The iPad Pro is an interesting device, introduced last year as something more than a tablet, though a bit less than a laptop. What do you call such a thing? Apple's currently making the case that the iPad Pro, which supports a keyboard and a stylus, is a "computer."
There's a good reason to sell the iPad Pro as a "computer" rather than a tablet. Tablets aren't selling nearly as well as they used to be. And while computers are also in a sales slump, there is growth in the "detachables" category - devices that blend the tablet and the traditional laptop and have, well, a detachable keyboard. Casting the iPad Pro this way is important to Apple to catch the eye of businesses and business people, who may want something light but still functional for work.
It is a bit of a departure from Apple's past. Steve Jobs, Apple's late co-founder and chief executive, famously disliked courting businesses. Per ZDNet, in 2010, Jobs told then-Wall Street Journal writers Walt Mossberg and Kara Swisher: "What I love about the consumer market, that I always hated about the enterprise market, is that we come up with a product, we try to tell everybody about it, and every person votes for themselves. They go 'yes' or 'no,' and if enough of them say 'yes,' we get to come to work tomorrow. That's how it works. It's really simple. With the enterprise market, it's not so simple. The people that use the products don't decide for themselves, and the people that make those decisions sometimes are confused."
But the business market has changed in ways that blunt Jobs's old criticisms. He didn't like that enterprise devices weren't personal; that's no longer the case in a BYOD world. Even when there's a set list of devices approved by a workplace, it almost always includes an iPhone, an iPad, or at least some iOS-friendly apps.
And businesses are a great market for the tablet and the "post-PC" vision that Jobs envisioned with the introduction of the iPad. With a more mobile workforce, the iPad and the iPad Pro -- along with the Microsoft Surface Pro 4 and other 2-in-1 devices -- make a lot of sense for moving from hotel room to living room to board room.
It must also be said that the enterprise market isn't the only thing that's changed since Jobs vocally dismissed the sector. Apple has, too.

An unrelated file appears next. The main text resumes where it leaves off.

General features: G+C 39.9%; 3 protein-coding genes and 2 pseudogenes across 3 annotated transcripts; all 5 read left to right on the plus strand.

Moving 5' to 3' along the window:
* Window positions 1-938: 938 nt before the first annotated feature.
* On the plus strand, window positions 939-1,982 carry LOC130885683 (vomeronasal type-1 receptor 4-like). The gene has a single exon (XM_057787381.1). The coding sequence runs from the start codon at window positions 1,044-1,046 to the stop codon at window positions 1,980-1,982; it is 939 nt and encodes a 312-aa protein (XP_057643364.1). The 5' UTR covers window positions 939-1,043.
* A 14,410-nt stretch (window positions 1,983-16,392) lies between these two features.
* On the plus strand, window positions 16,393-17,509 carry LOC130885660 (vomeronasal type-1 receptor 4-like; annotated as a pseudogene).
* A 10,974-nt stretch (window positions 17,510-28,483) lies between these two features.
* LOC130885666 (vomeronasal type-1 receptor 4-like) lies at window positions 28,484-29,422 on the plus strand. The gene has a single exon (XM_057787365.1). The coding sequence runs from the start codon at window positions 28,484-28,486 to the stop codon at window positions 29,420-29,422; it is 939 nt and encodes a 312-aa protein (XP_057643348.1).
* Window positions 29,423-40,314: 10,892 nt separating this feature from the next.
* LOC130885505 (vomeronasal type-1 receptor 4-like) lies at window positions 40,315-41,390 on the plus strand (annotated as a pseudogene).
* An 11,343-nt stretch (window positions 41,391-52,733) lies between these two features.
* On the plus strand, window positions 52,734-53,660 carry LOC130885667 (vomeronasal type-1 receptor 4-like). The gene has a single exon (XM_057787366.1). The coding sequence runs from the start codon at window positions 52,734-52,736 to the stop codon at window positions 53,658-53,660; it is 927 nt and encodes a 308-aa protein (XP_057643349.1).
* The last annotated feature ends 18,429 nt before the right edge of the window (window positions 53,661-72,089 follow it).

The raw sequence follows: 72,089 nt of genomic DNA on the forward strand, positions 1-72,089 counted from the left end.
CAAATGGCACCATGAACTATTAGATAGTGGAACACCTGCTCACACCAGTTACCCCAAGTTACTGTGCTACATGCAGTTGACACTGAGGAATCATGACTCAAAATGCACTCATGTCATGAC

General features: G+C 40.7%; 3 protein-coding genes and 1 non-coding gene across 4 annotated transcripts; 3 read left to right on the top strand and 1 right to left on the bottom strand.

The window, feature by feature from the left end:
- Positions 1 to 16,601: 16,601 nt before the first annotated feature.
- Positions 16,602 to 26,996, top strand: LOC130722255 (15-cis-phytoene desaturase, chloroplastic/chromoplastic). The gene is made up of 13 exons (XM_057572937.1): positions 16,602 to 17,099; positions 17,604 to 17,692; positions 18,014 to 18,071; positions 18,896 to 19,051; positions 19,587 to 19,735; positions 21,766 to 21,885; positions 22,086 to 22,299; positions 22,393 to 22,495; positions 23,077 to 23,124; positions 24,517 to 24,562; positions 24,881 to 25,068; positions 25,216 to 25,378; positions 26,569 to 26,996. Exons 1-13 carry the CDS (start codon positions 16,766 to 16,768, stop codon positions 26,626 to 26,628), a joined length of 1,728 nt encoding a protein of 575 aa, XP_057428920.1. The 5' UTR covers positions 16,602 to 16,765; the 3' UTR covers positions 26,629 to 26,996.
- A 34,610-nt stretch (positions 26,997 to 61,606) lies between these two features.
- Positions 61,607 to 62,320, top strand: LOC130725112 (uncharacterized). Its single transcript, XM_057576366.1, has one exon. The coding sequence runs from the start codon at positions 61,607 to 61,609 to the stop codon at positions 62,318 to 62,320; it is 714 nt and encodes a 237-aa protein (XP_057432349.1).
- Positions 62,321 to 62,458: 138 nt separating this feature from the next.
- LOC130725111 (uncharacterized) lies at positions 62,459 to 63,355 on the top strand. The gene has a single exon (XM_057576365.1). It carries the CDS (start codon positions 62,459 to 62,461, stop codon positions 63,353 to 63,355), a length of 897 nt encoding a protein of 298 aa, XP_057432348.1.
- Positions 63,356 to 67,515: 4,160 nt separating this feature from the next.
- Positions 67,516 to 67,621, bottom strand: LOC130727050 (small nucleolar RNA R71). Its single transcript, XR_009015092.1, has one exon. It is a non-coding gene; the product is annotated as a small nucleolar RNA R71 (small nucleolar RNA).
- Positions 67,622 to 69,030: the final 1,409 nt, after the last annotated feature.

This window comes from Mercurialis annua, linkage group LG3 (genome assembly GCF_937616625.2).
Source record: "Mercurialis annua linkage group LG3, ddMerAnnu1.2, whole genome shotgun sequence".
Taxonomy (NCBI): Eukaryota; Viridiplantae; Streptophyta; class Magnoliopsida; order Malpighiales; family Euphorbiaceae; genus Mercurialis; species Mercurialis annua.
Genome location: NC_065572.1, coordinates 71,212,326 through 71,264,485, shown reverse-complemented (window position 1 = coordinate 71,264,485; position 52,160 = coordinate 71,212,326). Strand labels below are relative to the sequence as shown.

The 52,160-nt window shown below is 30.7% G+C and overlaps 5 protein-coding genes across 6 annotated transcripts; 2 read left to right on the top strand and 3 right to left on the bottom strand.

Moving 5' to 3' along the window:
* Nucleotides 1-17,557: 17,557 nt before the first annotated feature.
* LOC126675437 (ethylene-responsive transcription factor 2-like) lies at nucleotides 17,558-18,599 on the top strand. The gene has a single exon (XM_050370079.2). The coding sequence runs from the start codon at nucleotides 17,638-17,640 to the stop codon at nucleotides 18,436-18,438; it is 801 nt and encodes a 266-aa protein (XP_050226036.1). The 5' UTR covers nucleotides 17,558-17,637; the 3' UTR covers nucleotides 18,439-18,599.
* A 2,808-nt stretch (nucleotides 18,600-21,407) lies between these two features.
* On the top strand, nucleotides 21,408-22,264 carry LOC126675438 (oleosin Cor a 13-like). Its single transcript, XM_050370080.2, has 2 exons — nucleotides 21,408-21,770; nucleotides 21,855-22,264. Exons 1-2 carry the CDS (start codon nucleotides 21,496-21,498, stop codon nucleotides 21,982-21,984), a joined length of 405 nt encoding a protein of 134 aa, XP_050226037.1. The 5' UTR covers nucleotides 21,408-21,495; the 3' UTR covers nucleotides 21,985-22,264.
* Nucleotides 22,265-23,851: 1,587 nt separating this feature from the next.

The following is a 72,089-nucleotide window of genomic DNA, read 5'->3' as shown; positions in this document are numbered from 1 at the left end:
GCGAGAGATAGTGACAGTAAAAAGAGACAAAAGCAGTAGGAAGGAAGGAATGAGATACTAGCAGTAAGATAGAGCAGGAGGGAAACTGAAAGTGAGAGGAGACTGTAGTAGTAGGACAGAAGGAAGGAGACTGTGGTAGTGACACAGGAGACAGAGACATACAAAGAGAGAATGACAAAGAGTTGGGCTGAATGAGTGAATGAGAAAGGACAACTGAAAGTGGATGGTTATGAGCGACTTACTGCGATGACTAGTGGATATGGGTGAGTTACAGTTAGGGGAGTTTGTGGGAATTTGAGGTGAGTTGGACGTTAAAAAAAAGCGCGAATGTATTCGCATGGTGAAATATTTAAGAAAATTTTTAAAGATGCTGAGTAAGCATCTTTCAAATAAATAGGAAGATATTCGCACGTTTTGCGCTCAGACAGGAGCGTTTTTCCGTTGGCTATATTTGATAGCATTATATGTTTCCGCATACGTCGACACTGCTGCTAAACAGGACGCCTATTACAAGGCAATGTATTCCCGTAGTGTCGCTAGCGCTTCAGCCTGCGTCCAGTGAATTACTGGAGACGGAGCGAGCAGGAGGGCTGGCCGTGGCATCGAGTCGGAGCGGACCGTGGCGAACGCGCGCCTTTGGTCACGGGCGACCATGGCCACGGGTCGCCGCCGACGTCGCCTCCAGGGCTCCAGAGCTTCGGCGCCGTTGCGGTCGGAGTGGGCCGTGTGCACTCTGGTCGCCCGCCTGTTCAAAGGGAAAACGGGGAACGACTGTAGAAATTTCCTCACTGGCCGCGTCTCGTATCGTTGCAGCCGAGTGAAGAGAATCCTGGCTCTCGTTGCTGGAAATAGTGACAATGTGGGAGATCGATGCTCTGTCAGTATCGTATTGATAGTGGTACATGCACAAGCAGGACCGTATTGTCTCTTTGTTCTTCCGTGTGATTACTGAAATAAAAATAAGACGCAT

Chief executive Tim Cook has made enterprise a key focus for Apple. And while some consumer enthusiasm for Apple's products has ebbed -- Target reported its Apple sales were down 20 percent across the board this quarter -- businesses are still buying enough to make Apple's enterprise play a $25 billion (roughly Rs. 166,000 crores) business.
In his recent interview with The Post's Jena McGregor, Cook specifically highlighted Apple's enterprise market saying:
"We're collaborating much better with key partners because it's important, if you're making a decision to use our products or anybody's products in the enterprise, that they work well together. And so we're working with Cisco because they're incredible with the network infrastructure. We're working with IBM, who's written a number of apps. We're working with SAP because they own the back of the house, in terms of the processing. They own three-quarters of the world's transactions, in terms of it running on their products."
This is an area, of course, that could fire up old rivalries -- in fact, Microsoft has already released a commercial calling Apple's "computer" claim into question and comparing the iPad Pro unfavorably to its own Surface Pro 4.
The commercial raises some good points. The iPad Pro is still functionally a mobile device and lacks features such as multiple ports that traditional "computers" (and, of course the Surface Pro 4) do have.
Then again, Apple has a line of laptops that only have one port, so there's really no hard and fast definition of "computer"- and Apple's clearly working hard to stretch the definition enough to fit the iPad Pro under the umbrella.
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